Russia’s ongoing war in Ukraine is having a huge effect on the lumber industry, and things may never quite go back to normal
- Russia is the largest lumber exporter in the world
- The Russian-Ukrainian conflict is having a major impact on forest product exports
- The U.S. – and many other countries – are reliant on Russian lumber
- Lumber prices in the U.S. have been escalating for years
- Bans on Russian products are only driving up lumber costs
- Countries that depend on Russian wood need to have a contingency plan
- Companies have to be aware of the possible reputational damage of buying from the wrong countries
Thanks in large part to the pandemic, it is now crystal-clear how connected the world really is. As we in the U.S. (and everywhere else) discovered, no matter what’s happening in another country, it may only be a matter of time before it affects us.
Russia’s current war with Ukraine is another example of why there is no such thing as a completely self-sufficient nation; in some form or function, we are all dependent on other countries. Even though we’re thousands of miles away from this conflict, we are certainly experiencing its effects. Bans and sanctions are taking their toll on a lot of industries, and the lumber market is feeling it particularly hard.
Russia’s role in the world’s forest products
While the oil Russia produces has gotten a lot of attention because of increased gas prices, it’s far from the only product they export. In fact, the country is the largest exporter of lumber in the world. Russia is also the seventh biggest exporter of forest products like sawn wood and pellets. In 2021, those products were valued at over $12 billion.
Russia may actually only be scratching the surface with its lumber production. It has under-utilized forest resources and the potential to dramatically increase its timber harvests. Before invading Ukraine, Russia began programs encouraging investment in the lumber sector to expand and update manufacturing plants and build new facilities. Those investments, however, are almost certainly on the back burner right now.
How do bans affect the marketplace?
Because countries are so interconnected, putting bans on Russian imported goods will have a far-reaching impact on the world and the global economy. Russia may also refuse to stop exporting things which will also have an impact.
Like oil, the U.S. gets a lot of lumber from Russia. In 2019, we imported 426,871 cubic meters of hardwood products from the country, which accounted for almost 9.5% of all the hardwood plywood we use here. Last year, we brought in 558,526 cubic meters, which was a 30% increase. Most of it consists of birch plywood products, which have a wide assortment of applications, including for smaller construction projects, home improvement, and furniture production.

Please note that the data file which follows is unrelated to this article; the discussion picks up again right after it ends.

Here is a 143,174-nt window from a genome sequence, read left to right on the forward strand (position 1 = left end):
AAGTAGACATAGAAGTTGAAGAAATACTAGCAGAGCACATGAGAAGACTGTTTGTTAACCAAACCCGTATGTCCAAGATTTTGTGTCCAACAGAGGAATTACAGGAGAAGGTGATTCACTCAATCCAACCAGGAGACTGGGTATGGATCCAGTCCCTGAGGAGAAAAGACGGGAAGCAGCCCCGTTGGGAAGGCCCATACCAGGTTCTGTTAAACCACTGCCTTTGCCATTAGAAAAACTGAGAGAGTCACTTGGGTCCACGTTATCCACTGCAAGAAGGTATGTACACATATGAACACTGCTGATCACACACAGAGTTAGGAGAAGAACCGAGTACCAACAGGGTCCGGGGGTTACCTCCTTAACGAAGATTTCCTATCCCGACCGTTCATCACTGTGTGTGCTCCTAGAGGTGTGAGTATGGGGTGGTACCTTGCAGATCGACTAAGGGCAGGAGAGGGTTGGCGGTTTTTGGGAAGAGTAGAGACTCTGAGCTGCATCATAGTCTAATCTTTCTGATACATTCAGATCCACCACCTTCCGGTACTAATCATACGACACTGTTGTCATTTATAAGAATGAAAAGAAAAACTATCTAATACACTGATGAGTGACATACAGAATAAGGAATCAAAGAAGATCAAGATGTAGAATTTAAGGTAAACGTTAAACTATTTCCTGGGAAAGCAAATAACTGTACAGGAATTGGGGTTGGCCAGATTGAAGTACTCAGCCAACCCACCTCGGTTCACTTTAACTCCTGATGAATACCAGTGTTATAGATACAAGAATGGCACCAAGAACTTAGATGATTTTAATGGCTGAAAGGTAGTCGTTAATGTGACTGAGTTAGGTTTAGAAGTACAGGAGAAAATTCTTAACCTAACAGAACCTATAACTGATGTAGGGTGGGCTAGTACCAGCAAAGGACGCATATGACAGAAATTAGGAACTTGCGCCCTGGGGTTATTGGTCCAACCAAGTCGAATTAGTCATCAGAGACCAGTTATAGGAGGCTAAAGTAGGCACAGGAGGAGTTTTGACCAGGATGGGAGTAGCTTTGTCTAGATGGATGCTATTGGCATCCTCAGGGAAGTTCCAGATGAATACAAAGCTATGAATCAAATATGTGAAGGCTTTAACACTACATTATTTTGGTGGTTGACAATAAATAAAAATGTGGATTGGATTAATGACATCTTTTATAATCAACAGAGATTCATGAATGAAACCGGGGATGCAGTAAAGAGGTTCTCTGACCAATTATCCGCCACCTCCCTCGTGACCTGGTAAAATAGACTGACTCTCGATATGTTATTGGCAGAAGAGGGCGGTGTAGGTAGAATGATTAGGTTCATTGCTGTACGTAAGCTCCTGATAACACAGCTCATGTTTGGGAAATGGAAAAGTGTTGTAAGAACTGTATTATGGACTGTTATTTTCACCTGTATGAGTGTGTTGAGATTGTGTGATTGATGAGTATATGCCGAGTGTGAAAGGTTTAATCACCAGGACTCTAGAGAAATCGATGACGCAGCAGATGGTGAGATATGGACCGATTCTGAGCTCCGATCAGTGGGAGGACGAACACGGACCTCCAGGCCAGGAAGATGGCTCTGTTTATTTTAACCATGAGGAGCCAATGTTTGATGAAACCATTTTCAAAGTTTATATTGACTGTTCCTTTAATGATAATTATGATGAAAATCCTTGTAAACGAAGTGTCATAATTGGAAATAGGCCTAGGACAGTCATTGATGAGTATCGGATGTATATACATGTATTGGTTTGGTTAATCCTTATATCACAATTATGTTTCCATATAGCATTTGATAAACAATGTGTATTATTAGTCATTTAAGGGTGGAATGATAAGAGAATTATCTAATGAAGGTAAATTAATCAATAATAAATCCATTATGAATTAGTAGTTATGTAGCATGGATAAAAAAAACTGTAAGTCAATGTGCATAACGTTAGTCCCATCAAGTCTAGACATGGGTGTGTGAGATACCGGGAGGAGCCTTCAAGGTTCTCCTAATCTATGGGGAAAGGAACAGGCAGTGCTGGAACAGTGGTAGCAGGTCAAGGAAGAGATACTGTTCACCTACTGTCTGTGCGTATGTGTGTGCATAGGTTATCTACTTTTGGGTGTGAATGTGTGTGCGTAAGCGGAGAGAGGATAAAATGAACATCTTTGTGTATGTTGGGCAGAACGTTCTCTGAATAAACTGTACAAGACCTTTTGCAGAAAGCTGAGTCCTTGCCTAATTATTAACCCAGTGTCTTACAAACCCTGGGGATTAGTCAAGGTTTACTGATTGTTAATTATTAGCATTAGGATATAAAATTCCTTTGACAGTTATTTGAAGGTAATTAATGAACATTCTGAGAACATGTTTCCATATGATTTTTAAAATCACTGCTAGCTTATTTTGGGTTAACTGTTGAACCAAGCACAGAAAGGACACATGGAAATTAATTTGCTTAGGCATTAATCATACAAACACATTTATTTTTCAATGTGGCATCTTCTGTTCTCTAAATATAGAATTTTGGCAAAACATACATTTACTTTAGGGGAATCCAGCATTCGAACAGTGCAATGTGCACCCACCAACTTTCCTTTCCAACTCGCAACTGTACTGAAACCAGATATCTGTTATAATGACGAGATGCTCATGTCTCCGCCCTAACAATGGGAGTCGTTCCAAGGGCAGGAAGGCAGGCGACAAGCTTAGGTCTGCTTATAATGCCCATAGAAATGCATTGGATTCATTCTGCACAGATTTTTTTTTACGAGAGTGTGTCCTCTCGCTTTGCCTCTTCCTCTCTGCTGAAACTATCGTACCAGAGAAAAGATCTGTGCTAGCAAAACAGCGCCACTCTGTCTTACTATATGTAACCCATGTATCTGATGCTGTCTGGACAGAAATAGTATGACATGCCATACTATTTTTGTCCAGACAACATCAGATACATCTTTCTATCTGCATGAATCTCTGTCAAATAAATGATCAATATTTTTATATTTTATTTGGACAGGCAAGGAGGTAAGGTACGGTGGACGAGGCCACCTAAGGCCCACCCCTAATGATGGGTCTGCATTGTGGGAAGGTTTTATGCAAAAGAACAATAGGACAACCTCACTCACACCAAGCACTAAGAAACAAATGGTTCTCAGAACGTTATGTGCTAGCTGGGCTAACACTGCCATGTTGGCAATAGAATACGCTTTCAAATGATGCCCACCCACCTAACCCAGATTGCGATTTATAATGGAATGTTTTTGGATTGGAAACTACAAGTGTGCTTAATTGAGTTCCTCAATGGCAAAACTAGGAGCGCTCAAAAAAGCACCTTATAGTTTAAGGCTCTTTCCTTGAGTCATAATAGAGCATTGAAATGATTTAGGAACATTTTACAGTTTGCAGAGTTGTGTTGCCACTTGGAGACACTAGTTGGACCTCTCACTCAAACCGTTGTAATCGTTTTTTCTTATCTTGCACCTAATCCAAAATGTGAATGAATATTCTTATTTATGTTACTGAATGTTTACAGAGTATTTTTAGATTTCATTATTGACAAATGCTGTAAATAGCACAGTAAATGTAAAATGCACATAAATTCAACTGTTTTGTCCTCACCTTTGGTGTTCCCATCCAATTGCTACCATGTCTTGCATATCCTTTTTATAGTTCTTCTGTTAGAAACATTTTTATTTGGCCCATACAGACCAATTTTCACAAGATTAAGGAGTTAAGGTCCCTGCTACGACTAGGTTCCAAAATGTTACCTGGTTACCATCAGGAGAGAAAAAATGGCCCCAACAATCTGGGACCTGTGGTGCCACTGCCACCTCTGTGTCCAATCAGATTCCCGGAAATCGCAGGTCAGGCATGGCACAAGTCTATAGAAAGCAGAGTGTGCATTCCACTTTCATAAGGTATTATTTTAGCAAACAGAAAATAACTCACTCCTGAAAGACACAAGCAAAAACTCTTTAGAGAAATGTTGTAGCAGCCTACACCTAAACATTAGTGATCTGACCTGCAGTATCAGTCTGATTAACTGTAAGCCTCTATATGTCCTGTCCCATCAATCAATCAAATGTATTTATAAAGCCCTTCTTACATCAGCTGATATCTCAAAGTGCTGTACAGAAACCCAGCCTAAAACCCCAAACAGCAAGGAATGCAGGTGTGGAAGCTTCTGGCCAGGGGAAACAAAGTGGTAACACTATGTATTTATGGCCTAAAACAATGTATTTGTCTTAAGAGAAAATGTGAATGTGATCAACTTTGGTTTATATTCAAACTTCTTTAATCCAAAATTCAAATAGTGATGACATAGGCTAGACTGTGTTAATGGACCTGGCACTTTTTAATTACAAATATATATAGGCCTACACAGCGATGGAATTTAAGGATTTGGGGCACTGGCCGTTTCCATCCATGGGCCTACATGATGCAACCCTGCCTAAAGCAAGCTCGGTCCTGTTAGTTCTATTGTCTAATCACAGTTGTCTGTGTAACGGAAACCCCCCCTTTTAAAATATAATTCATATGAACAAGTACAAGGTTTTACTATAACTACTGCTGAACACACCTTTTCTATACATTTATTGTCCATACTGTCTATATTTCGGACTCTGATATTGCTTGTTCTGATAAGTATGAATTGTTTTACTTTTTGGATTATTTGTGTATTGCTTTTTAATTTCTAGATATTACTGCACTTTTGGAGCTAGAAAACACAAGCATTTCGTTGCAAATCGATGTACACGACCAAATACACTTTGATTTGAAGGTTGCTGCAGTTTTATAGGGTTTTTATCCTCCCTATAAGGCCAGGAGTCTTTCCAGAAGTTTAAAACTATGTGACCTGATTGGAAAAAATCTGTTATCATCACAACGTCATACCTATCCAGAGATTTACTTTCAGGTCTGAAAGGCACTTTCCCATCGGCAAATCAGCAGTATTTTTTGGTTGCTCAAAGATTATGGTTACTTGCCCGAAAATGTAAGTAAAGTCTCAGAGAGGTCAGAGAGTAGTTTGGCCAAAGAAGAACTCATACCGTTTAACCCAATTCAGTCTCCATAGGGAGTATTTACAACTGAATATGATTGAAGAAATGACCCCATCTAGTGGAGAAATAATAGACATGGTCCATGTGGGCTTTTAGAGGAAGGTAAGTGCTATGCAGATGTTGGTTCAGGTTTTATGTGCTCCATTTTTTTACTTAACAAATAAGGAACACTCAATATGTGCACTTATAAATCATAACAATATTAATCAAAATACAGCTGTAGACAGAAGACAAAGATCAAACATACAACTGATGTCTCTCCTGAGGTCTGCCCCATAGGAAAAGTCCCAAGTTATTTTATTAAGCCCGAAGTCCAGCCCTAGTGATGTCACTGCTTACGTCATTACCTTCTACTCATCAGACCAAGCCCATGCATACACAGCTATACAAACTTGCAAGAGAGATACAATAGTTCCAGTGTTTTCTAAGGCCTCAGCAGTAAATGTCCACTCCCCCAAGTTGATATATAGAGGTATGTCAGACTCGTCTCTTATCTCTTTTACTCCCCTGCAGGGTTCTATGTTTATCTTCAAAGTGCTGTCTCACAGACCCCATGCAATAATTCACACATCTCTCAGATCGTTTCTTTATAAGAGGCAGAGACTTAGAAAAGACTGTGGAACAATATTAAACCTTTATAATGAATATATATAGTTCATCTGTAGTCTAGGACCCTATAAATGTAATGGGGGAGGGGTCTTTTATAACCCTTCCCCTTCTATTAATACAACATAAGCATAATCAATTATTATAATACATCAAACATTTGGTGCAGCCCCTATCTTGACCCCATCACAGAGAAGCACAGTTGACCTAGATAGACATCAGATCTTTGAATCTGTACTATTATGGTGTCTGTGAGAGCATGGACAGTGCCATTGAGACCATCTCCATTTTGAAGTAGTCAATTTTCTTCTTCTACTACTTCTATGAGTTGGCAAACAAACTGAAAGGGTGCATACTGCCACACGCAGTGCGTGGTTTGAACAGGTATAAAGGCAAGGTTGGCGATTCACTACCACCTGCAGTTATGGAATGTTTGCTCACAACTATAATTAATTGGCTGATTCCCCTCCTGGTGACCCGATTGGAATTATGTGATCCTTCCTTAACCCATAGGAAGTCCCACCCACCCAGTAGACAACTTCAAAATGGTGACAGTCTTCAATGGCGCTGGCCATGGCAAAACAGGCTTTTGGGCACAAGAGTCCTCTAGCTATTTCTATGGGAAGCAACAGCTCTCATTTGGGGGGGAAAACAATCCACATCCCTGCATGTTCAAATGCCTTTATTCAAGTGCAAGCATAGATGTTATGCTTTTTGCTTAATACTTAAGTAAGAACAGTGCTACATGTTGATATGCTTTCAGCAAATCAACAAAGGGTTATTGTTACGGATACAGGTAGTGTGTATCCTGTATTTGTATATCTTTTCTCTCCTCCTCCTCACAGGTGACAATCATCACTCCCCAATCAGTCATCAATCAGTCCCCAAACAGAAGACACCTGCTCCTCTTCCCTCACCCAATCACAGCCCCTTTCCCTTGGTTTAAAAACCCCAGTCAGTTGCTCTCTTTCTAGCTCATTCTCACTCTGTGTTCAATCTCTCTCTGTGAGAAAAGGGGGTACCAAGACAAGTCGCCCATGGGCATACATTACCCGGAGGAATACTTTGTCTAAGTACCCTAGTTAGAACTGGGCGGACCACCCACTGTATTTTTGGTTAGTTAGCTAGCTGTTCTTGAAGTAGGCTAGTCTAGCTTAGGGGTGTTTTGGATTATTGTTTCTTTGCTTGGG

The vast majority – about 40% – of Russia’s wood exports go to China. Other countries that get a lot of their lumber include Egypt, Finland, and Japan. As a result, if these nations can’t get the wood they need for domestic projects and goods that they will then export, economies suffer.
In retaliation for sanctions, Russia did stop exporting several things to the U.S. and other western countries earlier this year, and forest products were on the list. Even before the war in Ukraine (and COVID-19), the lumber market in the U.S. experienced a sharp increase in prices. This is due to a number of factors, including the fact that carbon reserves are resulting in more trees being taken out of harvest rotations. Other things having a big impact on the industry include:
- High demand for building materials
- Added regulations
- An increase in wildfires
- Labor shortages for mills and forestry jobs
When a large percentage of lumber can now no longer come from a major exporter, this ends up being an economic recipe for disaster. What is the current outlook?
The global forest products outlook
As the war in Ukraine rages on, the only thing anyone can be certain of is uncertainty. There is no end in sight for this conflict, and even when it’s over, nobody knows what the outcome – no matter what it is – will mean for the rest of the world.
For the present, countries that are unable to get lumber from Russia – or just refuse to do so – need to create a backup plan. It may need to include increasing their own domestic supply if this is an option or seeking other nations from which they can import wood.
Of course, we all know what happens when supply goes down and demand goes up: Prices can increase dramatically. Eventually, whether due to a boost in production or perhaps an increase in alternative materials, things will level out and go back to – if not normal – at least a new normal that we will all get used to.
Something that can’t be overlooked
While it is easy to focus on the financial aspect of lumber bans, there is something else companies can’t afford to ignore: their reputation. These days, a company’s reputation is everything, which means even if the war in Ukraine ends tomorrow, it may not be the smartest move to immediately buy from Russia again.